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Read it and Weep: 6 Facts on the Science of Crying

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Sometimes you might feel like you need a good cry after a fight with your spouse or a particularly difficult day at work. However, as opposed to infants, who cry in response to physical needs, such as they’re hungry, sleepy, or in need of a dry diaper—adults tend to cry in response to intense emotions.

Science is finally uncovering some of the mystery behind grown ups shedding tears…

1. We Cry Different Types of Tears

You might cry during a sad movie (any movie about animals turns me into a total sop), out of pure frustration, or when you read your wedding vows, but did you know that tears shed from anger, joy, and sadness differ from tears shed when you encounter brisk wind or chop an onion?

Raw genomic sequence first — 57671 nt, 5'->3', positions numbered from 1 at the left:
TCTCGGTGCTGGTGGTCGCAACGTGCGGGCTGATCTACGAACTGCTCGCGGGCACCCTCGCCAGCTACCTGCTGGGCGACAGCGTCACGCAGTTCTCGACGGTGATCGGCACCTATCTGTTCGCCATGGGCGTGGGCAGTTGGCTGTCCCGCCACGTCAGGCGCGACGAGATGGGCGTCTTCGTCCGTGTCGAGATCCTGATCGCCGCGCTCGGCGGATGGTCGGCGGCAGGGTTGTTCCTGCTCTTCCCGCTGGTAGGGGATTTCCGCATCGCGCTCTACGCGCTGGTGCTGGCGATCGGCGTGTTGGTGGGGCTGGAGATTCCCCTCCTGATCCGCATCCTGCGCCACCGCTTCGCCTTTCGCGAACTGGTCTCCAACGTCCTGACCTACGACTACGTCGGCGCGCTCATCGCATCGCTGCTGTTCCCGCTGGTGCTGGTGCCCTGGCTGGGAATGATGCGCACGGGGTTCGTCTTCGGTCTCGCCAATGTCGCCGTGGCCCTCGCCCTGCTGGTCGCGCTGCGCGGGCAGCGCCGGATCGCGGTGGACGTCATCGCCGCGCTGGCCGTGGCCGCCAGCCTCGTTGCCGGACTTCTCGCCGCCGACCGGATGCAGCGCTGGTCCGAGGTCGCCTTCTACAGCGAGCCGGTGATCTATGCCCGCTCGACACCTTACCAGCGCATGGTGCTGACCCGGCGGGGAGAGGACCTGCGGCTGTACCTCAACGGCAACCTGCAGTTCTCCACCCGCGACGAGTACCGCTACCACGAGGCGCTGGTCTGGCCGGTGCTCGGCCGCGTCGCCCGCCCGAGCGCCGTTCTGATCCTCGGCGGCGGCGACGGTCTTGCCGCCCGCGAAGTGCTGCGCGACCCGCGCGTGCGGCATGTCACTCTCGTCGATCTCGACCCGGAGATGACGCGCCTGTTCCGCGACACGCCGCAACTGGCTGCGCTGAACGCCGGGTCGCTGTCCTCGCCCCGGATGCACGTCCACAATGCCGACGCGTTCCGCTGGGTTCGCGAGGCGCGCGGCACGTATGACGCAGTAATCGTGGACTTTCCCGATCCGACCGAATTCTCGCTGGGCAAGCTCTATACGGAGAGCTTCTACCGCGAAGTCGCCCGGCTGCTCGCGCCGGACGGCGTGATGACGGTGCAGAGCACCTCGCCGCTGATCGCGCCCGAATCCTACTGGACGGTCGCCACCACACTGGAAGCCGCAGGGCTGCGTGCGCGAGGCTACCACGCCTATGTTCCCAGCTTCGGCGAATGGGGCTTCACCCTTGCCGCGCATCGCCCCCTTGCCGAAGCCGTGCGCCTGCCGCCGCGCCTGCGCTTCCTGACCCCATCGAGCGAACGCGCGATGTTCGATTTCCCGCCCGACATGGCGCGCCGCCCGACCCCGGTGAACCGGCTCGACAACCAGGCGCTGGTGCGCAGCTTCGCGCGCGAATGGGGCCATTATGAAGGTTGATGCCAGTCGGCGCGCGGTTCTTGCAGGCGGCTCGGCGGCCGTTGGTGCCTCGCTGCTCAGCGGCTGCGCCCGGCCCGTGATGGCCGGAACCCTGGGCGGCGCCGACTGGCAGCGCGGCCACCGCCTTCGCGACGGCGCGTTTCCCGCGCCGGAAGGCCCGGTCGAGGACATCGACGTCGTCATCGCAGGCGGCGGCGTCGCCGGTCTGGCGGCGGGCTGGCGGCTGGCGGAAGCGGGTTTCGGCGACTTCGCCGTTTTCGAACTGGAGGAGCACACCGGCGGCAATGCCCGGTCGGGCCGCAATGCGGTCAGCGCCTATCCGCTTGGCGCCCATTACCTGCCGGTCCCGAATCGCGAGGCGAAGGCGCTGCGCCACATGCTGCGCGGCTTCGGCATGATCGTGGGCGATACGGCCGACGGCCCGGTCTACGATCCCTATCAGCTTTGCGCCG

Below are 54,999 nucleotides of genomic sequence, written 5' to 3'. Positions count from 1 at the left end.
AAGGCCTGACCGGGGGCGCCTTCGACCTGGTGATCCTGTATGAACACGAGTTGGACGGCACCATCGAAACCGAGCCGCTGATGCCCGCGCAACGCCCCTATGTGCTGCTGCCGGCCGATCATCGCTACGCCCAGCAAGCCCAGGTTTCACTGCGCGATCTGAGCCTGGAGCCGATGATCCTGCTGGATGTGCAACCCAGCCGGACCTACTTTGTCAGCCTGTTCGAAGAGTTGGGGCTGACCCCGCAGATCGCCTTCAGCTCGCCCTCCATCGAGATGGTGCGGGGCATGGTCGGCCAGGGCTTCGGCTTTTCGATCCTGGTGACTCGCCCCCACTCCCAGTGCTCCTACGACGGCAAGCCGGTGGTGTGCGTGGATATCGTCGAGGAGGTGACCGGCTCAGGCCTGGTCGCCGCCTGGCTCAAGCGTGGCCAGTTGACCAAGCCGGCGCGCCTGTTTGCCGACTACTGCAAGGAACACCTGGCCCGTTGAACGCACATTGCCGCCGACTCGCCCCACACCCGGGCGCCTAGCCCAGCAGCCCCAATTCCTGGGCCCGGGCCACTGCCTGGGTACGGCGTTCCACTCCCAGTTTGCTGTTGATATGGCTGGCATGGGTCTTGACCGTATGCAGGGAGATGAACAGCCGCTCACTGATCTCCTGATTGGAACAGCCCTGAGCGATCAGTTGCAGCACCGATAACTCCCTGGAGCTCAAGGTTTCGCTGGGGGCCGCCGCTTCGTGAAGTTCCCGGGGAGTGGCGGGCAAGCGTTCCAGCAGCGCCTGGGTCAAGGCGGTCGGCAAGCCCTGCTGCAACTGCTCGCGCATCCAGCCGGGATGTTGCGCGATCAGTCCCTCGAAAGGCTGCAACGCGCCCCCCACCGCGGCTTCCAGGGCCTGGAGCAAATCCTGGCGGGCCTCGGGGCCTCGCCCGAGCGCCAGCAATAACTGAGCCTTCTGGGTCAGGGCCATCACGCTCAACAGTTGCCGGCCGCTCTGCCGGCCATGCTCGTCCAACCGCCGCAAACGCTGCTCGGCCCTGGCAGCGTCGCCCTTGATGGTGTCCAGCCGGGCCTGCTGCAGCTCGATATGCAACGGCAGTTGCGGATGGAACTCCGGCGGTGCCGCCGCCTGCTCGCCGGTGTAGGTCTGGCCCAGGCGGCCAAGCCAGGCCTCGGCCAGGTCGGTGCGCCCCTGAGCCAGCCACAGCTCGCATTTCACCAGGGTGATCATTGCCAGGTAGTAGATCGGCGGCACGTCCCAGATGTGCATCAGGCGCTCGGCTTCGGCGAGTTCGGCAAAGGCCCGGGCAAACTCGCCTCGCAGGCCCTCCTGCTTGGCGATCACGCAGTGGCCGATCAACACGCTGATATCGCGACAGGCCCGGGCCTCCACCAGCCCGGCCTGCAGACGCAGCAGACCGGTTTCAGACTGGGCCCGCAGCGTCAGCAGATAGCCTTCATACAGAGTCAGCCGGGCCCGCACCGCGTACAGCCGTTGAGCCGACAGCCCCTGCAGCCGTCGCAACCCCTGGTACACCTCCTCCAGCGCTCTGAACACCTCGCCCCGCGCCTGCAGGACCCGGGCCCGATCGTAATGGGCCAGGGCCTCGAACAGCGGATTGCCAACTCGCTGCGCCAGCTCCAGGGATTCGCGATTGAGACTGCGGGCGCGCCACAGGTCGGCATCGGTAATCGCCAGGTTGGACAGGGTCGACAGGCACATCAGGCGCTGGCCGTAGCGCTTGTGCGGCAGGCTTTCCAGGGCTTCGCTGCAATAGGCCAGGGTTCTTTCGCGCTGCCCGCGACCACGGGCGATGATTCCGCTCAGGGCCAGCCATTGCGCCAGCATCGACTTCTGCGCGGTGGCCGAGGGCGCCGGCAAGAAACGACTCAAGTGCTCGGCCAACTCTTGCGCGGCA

Clinical psychologist researchers at Tilburg University, in The Netherlands, break tears down into 3 distinct types. First and foremost, emotional tears (or lacrimal tears) are feeling-based and are spilled due to intense feelings of sadness, loss, laughter, pride, empathy, or joy by the lacrimal glands or tear ducts. Basal tears, or eye lubricating tears are shed to guard against irritations (there’s that onion again), triggered as a protective mechanism by glands under the eyelids.

Crying for No Reason

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